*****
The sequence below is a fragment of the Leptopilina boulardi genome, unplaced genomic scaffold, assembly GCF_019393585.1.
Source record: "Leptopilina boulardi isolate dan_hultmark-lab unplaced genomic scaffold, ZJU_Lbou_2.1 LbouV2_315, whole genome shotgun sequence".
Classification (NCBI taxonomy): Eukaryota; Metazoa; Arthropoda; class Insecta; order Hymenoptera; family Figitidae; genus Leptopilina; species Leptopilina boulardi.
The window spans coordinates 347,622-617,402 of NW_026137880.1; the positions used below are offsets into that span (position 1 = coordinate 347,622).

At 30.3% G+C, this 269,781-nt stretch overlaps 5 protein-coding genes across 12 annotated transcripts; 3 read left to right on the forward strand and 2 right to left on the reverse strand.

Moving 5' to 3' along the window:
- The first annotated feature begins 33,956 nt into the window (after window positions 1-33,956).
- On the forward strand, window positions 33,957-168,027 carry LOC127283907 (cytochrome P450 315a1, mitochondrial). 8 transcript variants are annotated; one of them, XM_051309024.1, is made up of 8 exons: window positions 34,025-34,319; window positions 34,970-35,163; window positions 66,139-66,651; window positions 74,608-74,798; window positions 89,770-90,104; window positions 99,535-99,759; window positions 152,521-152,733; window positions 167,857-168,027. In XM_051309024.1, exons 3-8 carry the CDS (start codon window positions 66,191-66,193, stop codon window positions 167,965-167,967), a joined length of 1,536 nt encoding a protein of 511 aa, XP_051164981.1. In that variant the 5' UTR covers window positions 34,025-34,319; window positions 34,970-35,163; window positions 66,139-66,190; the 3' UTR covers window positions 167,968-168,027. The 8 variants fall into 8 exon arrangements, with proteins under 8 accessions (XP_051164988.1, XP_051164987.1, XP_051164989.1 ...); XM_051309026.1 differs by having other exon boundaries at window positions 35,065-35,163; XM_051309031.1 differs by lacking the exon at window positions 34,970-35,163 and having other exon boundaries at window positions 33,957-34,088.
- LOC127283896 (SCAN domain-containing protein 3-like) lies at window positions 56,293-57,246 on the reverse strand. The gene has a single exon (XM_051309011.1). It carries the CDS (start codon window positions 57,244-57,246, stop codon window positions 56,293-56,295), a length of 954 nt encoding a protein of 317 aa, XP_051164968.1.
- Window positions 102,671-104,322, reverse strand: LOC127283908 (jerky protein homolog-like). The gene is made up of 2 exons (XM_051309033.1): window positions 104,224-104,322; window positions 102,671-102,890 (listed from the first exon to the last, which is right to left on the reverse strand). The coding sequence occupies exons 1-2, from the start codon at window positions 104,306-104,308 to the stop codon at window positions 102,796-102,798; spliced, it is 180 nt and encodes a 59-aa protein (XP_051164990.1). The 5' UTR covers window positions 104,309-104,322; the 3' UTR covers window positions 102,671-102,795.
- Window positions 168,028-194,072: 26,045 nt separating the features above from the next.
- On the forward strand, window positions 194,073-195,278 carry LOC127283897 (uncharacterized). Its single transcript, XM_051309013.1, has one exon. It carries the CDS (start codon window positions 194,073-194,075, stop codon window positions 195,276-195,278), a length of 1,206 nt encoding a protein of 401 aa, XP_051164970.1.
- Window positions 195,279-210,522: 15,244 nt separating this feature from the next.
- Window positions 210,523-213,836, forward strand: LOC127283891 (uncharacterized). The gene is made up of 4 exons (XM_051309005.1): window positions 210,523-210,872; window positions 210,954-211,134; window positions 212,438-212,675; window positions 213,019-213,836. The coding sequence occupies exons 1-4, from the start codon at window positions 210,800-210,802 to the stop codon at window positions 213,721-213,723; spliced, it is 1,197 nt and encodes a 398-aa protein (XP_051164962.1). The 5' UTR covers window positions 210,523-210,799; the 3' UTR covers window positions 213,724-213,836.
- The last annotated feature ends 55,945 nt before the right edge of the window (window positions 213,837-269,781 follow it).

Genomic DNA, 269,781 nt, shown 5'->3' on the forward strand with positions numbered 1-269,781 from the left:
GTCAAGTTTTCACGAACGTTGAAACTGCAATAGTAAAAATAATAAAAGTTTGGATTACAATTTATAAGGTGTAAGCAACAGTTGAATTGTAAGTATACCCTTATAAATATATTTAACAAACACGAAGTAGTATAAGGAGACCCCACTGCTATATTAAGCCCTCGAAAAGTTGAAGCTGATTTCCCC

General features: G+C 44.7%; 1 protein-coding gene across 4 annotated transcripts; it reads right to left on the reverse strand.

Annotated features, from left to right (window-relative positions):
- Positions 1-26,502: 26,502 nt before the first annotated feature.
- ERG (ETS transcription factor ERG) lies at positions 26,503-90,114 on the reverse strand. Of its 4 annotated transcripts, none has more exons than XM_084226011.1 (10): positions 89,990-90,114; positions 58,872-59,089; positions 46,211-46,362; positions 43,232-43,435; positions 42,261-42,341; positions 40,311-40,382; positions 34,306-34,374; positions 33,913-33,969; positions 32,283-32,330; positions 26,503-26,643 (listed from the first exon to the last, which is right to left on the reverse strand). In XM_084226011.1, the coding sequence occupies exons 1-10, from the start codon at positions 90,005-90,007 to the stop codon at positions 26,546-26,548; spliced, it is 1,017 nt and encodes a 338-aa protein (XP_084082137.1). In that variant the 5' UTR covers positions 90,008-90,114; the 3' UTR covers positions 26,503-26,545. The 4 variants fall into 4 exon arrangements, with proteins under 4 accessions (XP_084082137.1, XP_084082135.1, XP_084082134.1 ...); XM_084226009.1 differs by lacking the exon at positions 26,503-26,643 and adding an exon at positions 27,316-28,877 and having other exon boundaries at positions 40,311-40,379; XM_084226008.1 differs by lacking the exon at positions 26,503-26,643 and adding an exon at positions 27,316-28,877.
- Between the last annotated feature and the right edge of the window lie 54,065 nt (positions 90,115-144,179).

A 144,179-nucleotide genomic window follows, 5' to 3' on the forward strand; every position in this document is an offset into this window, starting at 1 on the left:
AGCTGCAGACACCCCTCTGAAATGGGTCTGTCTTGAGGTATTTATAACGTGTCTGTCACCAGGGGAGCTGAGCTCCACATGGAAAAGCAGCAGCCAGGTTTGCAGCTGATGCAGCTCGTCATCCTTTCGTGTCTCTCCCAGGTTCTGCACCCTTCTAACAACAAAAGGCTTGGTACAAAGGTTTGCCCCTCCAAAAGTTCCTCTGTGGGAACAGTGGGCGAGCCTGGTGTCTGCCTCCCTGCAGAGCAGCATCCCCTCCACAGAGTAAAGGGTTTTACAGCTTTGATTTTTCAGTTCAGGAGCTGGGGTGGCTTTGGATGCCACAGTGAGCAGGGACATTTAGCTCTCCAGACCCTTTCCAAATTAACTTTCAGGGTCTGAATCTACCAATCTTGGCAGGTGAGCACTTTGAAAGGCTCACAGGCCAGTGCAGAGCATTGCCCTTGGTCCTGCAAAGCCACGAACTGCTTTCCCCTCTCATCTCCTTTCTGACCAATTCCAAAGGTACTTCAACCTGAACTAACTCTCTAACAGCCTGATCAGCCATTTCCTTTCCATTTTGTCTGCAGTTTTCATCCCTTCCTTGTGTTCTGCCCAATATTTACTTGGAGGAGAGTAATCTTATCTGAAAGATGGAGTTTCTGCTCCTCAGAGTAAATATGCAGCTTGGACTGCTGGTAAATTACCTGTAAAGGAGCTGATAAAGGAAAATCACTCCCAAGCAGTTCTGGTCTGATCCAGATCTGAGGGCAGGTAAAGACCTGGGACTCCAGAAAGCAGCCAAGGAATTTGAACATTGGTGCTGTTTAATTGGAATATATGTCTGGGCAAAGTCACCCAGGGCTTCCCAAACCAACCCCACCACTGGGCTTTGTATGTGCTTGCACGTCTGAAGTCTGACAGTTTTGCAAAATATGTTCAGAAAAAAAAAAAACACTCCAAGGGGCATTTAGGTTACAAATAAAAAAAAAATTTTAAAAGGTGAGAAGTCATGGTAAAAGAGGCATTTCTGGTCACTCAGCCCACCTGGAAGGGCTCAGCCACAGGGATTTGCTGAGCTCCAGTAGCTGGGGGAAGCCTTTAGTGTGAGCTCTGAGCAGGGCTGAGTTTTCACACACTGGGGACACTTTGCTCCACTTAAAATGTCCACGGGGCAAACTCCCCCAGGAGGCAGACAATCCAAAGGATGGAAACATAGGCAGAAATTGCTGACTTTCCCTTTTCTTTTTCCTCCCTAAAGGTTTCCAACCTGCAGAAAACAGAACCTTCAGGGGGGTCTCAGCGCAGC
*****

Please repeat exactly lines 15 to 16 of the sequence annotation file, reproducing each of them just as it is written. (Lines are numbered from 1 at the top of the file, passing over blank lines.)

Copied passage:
- The last annotated feature ends 55,945 nt before the right edge of the window (window positions 213,837-269,781 follow it).

Genomic DNA, 269,781 nt, shown 5'->3' on the forward strand with positions numbered 1-269,781 from the left: